The UNC Boycott has garnered national attention as it enters its second week of operation. Everything from social media campaigns, posters and students handing out fliers near Silent Sam has made nearly everyone on campus aware of the movement. The impacts of such boycott are not fully evident, but the spoken intent of the protesters are to drive up the costs of keeping Silent Sam on campus.
It is somewhat disheartening to see that the conversations around the boycott focus more on the means rather than the objective. Removing Silent Sam is a cause that is just and one that this board has consistently argued for, and we will continue to do so. Boycotts take time to make an impact and are not as flashy as large protests or demonstrations — which isn’t necessarily a bad thing.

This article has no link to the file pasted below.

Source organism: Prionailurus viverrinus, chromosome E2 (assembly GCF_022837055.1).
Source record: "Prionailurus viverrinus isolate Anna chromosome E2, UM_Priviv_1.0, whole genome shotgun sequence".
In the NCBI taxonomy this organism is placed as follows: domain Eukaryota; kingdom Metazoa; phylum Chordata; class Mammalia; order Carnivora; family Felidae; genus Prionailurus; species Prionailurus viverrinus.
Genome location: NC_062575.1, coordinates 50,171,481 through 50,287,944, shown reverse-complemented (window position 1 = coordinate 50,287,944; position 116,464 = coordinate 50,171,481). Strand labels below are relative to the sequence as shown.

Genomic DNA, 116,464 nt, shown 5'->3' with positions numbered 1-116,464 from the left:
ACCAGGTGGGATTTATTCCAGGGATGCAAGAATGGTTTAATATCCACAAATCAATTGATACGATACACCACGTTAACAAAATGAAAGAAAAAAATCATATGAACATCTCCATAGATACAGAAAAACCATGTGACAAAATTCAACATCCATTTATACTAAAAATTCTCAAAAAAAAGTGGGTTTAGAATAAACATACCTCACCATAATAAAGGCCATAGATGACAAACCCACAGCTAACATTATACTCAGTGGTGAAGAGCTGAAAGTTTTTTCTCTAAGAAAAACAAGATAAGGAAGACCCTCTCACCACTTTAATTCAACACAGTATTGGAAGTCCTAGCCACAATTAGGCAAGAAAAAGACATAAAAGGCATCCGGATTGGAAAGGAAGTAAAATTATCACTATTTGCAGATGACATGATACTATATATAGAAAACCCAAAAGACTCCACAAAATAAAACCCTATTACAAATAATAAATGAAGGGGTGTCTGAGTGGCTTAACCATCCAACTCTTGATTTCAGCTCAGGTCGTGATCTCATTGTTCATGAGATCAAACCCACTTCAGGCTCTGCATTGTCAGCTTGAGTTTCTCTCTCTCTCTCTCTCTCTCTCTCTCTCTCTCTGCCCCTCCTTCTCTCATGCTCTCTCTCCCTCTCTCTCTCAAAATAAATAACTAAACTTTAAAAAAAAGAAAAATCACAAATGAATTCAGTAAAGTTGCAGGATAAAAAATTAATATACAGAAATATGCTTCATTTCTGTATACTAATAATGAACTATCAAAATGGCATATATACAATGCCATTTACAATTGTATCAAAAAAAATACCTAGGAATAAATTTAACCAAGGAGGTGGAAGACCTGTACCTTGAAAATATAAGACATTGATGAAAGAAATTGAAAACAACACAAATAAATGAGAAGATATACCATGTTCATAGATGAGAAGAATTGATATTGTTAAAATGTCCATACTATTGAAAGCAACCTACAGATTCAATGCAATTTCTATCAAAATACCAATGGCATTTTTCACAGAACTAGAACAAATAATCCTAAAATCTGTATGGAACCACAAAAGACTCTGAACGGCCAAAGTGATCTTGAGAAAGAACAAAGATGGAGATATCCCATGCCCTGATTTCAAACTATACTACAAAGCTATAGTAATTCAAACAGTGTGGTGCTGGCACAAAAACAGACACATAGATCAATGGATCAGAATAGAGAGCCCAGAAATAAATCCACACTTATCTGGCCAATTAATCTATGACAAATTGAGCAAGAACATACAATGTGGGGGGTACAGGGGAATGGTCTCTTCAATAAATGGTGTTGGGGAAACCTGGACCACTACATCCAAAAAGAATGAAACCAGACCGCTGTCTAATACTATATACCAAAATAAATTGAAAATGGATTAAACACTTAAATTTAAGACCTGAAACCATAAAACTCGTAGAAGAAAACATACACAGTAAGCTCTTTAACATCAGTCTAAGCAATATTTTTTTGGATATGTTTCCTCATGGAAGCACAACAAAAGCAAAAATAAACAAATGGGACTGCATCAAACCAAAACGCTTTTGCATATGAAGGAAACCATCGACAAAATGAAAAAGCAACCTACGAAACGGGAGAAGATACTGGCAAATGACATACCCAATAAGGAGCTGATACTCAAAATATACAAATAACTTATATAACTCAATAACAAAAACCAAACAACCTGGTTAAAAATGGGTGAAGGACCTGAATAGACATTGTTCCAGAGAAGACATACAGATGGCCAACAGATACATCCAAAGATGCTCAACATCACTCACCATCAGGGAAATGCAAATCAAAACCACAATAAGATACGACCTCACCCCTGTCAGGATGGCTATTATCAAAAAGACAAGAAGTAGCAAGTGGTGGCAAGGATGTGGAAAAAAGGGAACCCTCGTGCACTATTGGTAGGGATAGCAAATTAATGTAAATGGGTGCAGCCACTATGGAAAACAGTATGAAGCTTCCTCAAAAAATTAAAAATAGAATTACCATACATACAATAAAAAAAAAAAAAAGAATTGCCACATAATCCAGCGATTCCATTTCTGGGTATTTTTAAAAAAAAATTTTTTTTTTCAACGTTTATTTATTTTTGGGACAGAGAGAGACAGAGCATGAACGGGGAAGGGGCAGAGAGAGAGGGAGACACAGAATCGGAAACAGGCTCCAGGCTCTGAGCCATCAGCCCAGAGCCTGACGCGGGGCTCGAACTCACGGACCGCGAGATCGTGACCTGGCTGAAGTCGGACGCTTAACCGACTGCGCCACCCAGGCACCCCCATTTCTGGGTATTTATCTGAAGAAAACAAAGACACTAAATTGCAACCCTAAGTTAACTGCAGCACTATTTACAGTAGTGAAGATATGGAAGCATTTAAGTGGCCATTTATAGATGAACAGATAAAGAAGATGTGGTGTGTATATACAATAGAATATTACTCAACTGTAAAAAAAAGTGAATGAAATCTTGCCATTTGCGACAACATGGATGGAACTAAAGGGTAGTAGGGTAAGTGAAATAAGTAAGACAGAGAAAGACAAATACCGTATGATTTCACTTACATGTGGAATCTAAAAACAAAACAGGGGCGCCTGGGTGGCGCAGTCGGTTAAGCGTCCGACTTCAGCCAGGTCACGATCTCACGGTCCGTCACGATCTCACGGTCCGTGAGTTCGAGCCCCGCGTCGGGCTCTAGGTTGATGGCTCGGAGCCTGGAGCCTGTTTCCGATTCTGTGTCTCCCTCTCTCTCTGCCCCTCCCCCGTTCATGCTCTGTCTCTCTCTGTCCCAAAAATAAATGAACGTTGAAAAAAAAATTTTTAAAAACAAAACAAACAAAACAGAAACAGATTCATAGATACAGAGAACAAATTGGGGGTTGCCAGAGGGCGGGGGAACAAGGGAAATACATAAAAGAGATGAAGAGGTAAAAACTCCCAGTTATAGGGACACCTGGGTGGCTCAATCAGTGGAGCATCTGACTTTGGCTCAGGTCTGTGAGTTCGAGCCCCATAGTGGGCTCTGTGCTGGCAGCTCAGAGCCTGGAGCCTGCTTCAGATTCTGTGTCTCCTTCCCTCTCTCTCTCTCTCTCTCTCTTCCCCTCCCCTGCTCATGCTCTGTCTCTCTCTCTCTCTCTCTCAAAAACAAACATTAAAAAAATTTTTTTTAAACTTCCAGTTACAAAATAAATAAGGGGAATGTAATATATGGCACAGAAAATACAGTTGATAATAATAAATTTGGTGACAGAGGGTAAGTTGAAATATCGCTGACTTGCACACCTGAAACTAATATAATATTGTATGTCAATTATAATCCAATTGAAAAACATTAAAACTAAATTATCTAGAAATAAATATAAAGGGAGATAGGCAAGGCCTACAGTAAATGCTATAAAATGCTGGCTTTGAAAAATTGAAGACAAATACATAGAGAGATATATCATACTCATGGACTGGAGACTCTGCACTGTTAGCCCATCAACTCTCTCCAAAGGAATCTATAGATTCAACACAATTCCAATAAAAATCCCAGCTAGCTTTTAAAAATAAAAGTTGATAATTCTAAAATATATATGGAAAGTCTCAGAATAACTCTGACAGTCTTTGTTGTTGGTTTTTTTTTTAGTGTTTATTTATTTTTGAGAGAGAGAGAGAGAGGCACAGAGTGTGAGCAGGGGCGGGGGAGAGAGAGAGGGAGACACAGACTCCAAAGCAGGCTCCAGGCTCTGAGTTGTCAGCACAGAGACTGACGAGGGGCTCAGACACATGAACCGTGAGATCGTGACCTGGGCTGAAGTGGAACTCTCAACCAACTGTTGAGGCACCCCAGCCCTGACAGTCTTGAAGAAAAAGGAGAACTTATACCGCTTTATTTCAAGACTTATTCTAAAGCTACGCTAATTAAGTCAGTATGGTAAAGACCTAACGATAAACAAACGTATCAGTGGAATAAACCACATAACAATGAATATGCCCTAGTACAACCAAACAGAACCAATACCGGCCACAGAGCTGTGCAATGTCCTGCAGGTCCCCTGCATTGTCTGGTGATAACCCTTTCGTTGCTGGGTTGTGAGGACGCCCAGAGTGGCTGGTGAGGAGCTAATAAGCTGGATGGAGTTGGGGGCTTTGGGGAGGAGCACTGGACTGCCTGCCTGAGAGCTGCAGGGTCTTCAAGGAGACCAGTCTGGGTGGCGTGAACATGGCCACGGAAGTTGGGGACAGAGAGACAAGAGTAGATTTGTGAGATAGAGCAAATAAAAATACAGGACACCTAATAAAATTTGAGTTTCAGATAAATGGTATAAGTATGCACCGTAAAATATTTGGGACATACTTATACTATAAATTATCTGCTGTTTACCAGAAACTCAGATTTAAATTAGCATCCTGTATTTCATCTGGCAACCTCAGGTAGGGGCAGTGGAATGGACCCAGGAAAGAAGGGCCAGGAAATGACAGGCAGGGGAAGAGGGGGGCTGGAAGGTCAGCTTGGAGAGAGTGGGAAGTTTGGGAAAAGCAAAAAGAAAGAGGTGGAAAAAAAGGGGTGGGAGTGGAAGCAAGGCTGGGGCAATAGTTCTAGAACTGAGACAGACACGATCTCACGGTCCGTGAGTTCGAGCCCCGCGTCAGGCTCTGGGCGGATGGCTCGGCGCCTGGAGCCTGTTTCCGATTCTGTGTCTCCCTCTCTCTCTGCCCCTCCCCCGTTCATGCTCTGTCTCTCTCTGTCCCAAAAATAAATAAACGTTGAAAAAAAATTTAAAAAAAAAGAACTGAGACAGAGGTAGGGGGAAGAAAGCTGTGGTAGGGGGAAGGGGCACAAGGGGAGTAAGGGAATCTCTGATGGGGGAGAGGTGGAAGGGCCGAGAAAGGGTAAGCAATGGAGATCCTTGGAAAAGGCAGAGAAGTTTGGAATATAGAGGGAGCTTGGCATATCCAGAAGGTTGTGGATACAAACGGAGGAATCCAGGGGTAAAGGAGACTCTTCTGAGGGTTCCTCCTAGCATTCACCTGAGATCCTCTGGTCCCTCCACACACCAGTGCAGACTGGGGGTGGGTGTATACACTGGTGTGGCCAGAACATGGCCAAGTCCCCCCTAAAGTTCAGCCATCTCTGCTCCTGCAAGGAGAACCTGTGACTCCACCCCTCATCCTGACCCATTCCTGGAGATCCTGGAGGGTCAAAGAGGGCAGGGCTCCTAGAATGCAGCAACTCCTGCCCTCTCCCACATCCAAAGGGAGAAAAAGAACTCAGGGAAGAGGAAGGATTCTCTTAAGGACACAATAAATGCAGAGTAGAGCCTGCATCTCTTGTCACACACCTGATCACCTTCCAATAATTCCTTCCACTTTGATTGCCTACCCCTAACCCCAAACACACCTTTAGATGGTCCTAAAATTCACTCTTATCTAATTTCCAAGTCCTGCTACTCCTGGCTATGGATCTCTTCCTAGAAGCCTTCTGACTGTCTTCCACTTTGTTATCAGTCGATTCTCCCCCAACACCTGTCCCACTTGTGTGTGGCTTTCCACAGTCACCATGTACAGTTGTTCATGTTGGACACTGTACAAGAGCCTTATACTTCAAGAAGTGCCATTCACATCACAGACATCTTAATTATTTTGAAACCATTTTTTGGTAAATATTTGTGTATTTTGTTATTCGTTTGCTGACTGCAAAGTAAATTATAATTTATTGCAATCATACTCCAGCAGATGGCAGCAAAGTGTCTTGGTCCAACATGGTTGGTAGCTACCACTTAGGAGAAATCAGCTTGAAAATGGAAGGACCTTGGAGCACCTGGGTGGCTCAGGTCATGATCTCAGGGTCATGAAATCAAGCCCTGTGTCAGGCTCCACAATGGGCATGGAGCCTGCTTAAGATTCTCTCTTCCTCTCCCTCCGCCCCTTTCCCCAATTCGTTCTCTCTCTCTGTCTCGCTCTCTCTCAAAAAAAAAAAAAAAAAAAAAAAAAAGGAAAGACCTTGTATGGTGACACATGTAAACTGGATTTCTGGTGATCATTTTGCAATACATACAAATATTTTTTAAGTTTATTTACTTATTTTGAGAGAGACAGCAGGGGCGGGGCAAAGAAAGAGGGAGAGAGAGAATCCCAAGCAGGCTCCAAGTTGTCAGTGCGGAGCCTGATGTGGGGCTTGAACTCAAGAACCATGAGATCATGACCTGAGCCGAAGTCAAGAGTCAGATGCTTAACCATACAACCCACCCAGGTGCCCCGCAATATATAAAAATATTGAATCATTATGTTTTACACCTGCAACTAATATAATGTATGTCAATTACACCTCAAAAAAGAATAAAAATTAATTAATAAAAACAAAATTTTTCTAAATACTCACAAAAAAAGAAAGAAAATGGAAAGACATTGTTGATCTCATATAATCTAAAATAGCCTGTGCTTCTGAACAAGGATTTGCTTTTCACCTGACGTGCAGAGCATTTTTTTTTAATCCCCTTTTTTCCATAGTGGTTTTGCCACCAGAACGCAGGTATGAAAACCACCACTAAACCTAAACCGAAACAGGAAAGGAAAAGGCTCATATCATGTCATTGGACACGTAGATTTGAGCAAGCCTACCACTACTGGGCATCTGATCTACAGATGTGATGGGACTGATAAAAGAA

While it may be sometime before the community can see if the boycott’s primary goal has a large enough impact to force the University’s hand, we shouldn’t overlook its immediate impacts.
First, this boycott has seen local business and community members engage with students in a more meaningful way. Locals donated supplies to the sit-in, restaurants have helped provide alternatives to on-campus dining and the issue of Silent Sam has become an issue in Chapel Hill-Carrboro local politics. Given that this is a town election year, it should be seen as positive that the community is rallying around student issues and letting it help shape their voting decision.
Second, boycotting is an effective way to protest and exercises one’s right to economic choice — especially coupled with continued activism. Even if the boycott is unsuccessful in accomplishing its central goal, staying civically engaged and understanding the power citizens collectively hold is a lesson many do not learn in college.